Clean Water Act of 1972

Policy Type Policy
Policy Jurisdiction Federal
Status Passed
Tags Climate Adaptation and Resilience, Conservation and Biodiversity, JEDI, Water Equity

Policy Summary

The Clean Water Act of 1972 (CWA) set precedent for a number of vital Just Transition legislation in existence today, much like the Clean Air Act of 1955. It set protections for “ambient water quality” and required that states and tribes granted Delegated Authority status must meet or exceed federal regulation standards set by the EPA. It also established permit requirements from the Army Corps of Engineers, and eventually created grant, low-interest loan and technical assistance options for municipal wastewater utilities.

There has been recent rulemaking at the federal level to create clear and durable regulatory definitions for aspects of the CWA which would aid in control of pollution. For instance, in 2020, the Supreme Court established a “functional equivalent” standard for nonpoint source pollution (pollution that does not originate from a single source or point, such as excess fertilizer runoff from agricultural lands) in County of Maui v. Hawaii Wildlife Fund. This means that repeat polluters from nonpoint source pollution can be required to obtain permitting and abide by regulatory standards applicable to point source pollution (pollution that does originate from a single source, such as smokestacks and discharge pipes).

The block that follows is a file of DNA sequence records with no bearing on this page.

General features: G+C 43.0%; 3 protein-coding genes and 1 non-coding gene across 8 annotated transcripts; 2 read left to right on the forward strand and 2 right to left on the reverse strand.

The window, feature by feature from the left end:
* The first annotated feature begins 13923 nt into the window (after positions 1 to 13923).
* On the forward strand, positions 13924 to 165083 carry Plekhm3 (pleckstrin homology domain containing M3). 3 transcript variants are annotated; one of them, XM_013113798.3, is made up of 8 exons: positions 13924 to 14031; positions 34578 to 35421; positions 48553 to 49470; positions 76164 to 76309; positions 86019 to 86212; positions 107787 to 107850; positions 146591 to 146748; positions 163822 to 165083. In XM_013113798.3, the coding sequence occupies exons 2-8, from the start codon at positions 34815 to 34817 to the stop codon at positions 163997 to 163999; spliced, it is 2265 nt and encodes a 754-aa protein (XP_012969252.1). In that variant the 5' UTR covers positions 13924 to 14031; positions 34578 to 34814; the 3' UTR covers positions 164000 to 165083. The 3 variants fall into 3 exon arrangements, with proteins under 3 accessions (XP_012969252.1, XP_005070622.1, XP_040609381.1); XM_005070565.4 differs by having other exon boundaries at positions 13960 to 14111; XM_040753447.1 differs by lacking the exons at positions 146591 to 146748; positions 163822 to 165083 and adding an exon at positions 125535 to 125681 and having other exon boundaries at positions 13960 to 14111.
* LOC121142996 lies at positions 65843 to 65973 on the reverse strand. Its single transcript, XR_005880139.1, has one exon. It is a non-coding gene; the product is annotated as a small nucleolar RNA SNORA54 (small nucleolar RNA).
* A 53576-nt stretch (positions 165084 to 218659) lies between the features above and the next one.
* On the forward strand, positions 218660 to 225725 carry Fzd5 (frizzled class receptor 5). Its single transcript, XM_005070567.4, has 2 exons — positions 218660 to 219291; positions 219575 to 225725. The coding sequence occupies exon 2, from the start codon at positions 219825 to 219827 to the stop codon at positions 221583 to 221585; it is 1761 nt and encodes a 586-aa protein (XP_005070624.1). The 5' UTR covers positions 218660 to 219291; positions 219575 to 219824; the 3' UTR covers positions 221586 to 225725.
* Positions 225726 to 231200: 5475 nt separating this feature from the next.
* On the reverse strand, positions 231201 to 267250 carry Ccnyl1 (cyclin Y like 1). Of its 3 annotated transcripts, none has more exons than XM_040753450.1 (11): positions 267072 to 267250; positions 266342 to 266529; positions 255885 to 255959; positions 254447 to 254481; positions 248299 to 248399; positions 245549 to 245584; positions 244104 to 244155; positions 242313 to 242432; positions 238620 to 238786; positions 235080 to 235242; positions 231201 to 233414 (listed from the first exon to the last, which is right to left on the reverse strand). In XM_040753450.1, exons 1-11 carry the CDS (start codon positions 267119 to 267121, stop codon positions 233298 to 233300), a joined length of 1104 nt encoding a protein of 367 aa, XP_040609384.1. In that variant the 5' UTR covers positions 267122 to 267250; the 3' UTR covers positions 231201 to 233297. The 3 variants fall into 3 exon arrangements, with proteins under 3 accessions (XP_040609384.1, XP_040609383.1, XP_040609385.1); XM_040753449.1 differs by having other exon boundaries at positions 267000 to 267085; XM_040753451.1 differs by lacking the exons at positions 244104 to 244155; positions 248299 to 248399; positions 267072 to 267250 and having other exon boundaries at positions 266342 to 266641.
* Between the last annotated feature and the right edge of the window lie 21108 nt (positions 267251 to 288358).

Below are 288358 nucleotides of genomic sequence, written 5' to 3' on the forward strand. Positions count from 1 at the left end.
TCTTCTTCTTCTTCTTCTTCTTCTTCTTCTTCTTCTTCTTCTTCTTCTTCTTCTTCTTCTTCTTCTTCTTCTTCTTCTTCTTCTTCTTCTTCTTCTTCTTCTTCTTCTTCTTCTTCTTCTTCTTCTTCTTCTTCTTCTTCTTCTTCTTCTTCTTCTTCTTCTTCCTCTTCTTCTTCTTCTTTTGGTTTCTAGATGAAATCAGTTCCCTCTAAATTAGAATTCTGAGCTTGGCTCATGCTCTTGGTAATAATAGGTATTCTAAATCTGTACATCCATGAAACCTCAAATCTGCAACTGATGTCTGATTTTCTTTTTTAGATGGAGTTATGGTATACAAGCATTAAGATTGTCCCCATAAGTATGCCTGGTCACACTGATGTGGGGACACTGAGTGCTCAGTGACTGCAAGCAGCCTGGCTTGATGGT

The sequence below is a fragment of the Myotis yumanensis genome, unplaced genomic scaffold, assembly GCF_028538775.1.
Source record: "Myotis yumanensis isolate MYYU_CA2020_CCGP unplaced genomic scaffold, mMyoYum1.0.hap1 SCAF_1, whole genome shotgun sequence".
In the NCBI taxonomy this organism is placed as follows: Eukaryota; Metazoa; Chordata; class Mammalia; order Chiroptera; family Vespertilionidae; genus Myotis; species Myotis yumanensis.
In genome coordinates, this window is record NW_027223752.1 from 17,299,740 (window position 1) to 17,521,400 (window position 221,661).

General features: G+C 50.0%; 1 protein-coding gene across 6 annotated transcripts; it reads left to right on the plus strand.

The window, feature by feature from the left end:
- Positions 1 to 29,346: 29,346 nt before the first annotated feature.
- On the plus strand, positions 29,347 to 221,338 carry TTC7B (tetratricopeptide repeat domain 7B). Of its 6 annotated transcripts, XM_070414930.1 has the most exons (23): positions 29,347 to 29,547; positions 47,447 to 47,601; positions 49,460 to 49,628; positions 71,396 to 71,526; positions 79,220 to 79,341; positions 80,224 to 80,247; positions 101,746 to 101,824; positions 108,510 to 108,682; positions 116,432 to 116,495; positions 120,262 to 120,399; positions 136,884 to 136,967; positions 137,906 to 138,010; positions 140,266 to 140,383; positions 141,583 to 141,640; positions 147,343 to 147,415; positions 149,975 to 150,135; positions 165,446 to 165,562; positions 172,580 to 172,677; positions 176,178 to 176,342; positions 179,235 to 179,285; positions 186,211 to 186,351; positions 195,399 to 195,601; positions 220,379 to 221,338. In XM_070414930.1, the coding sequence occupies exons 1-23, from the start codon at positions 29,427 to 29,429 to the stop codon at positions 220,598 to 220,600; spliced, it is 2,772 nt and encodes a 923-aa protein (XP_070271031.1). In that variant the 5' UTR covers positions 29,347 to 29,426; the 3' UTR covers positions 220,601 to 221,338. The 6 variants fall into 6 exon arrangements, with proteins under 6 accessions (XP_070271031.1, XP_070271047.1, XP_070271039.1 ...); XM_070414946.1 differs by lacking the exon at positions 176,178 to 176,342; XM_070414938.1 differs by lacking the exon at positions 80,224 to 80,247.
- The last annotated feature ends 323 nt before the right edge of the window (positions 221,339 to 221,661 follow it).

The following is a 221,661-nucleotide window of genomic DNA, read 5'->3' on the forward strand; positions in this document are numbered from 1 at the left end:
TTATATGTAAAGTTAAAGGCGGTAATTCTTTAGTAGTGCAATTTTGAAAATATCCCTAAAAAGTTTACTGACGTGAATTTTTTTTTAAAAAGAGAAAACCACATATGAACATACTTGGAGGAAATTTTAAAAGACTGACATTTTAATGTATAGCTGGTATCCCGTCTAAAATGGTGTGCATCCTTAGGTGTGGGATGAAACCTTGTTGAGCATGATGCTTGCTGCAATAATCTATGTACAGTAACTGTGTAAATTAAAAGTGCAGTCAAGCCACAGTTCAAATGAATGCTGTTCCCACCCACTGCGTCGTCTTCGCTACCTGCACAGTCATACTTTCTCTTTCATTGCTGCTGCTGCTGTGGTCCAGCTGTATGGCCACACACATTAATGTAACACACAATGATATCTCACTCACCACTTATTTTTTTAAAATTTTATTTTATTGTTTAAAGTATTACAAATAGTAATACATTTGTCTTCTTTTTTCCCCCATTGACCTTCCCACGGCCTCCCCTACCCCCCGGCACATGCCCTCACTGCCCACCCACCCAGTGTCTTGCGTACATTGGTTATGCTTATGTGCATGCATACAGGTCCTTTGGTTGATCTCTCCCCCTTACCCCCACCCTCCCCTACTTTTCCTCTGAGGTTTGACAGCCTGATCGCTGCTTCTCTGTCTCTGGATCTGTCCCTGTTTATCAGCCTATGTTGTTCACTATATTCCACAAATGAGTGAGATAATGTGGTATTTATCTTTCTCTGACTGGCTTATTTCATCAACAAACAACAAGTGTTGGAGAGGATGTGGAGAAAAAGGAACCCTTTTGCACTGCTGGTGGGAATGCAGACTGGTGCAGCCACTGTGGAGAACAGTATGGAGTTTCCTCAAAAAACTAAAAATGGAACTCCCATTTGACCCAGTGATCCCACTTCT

However, one of the most important provisions of the CWA is the ability of affected communities and individuals to pursue “Citizen Suits” against polluting entities. While it has historically been difficult for affected communities to mount a successful campaign against large-scale polluters and any proceeds from resolved cases generally go to the federal government, not affected communities, there are more and more environmental justice communities that are filing cases against large and repeat CWA offenders. There are also environmental law firms willing to represent these communities pro bono.

Because the CWA is an important part of the foundation of environmental policy in the US, we will continue to add additional information as we grow the Policy Exchange. If you have particular experience with the Clean Water Act, please contact us to contribute.

Summary developed by: TCLP staff with materials from Environmental Law Institute.

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